When I was young we used to find adventure on the new home sites at the end of our street. A big pile of dirt would quickly become a trophy centerpiece to do battle for the reigning title of "King of the Mountain."
If you've never played it before, every person tries their best to take the hill by standing on top and fighting off the onslaught of people who are now trying to push you off. It was classic fun for a group of young boys looking for a challenge.
Of course, eventually we'd either get tired of this game or someone would get hurt so we'd switch to something less aggressive, like "Follow the Leader." We'd argue over who gets to be the leader first (usually whomever was last king of the mountain) and we'd all line up behind him. The leader would then lead us through an adventure of climbing, jumping, or swinging from something, the more dangerous the better. Both games could keep us entertained for hours.
When I look back on those children's games now, I can see a metaphorical perspective on how each of those games portrays an approach some leaders use to influence their teams.
King of the Mountain
In this approach to business leadership, power is taken or a strong hierarchial authority is given to one person. The leader now rules the kingdom with strong methods of persuasion. The general idea is "I'm the leader and you're not, so you have to do what I say. You don't get to question it or tell me what to do until you get promoted above me."
Influence of this type will usually result in teams who perform well and get things done on time. However, the turnover on the team is much higher. In other words, this leader achieves Compliancefrom the team or possibly... conflict. This team gets things done but they don't always feel very positive about it.
Methods used by these leaders are heavy-handed:
- Coercion- The tactics used here could easily be identified as intimidation. Knowing he is in a position of authority, he exercises his power to intimidate others into getting something done. "Why should you do it? Because it's your job. So, quit your whining about it and just do it!"
- Consequence- Using a negative term here, you would call this a threat, plain and simple. You do it or else! A manager might lean on a team to get action by telling them about the consequence of not doing it. "If you don't get this done by Friday at 5, I'll be forced to write you up."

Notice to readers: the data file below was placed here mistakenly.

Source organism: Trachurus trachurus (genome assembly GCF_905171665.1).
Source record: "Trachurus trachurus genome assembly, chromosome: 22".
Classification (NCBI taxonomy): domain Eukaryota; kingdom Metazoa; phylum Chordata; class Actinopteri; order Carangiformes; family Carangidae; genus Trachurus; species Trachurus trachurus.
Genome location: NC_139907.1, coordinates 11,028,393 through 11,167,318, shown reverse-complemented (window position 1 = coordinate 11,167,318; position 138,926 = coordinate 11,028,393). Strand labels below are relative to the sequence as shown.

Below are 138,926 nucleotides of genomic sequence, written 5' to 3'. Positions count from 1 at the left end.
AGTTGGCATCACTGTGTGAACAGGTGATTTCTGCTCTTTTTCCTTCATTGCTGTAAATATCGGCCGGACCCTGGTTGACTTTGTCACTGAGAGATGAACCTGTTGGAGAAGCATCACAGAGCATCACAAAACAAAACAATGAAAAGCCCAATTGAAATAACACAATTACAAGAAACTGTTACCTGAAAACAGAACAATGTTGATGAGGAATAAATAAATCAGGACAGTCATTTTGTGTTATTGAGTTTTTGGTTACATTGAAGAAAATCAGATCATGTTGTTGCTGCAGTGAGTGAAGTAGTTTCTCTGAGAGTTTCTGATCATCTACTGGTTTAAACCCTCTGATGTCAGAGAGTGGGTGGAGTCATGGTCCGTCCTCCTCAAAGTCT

- Contract- This is when someone uses a legal contract to get what they want. Contracts serve a purpose, but when you allow all goodwill to be eroded by following the letter of the law instead of the spirit, you will get your way, but at the expense of the relationship. "According to the Work for Hire Agreement we have with you, you are liable for the entire cost overrun. We won't pay that."
Follow the Leader
This game only works if the followers actually follow the leader. If no one follows, as John C. Maxwell says, you're just taking a walk! When we played this game, no one was making us follow. We actually wantedto follow. If a leader gets the team to follow because they want to follow, she's achieving a different type of result called commitment. This is where your team is getting things done and they have positive feelings about doing it.
To exercise this type of authority with your team, the leader has usually earned it. In other words, the trust, empathy, competence has earned a higher level of credibility for the leader. The team knows she cares about them and their success. The tasks are tied to a greater purpose.
Methods used by these leaders inspire long-term movement:
- Inspiration- This is best done through effective narratives and storytelling. Leaders who use this method get their team to focus on the purpose and the Whyfor what they do.
- Relational- This method of influence is based on strong ties of credibility and trust. As we all know, building a strong level of trust takes time to develop. When teams trust that a leader is honest, wants the best for them, and has a high degree of competence, the team wants to follow.
- Exchange- We all work for our wages. This is the simple example of the exchange influence. On top of salary, the leaders who instill the strongest positive feelings with exchange will offer something the team values even more than money. It could be a team party, a day off from work, small token or gift, or more of the leader's time.
As leaders, we all want commitment from our teams but we know that takes time and is not always possible. So when something needs to get done and there is no time, we may settle for compliance. But the leaders with the most successful teams know the strong positive feelings will outperform the negatively driven teams in the long run.
I'm ready to follow the leader... who's gonna step up?
Will it be you?
iSpeak teaches workshops on Professional Selling to help sales leaders gather the most important data and then use that information to create the right message. Are your sales presentations closing eyelids or deals?
Russ Peterson Jr. is the co-founder and Managing Director of iSpeak, Inc. - An award-winning professional development training company. Russ is a speaker, international trainer, and published authoron Professional Sales Communication and Business Communication. He delivers workshops, keynotes, and personal communication coaching services to business professionals in the US and around the world. His leadership blog assists leaders in giving voice to their vision. You can connect with Russ directly through Twitter, Facebook and LinkedIn.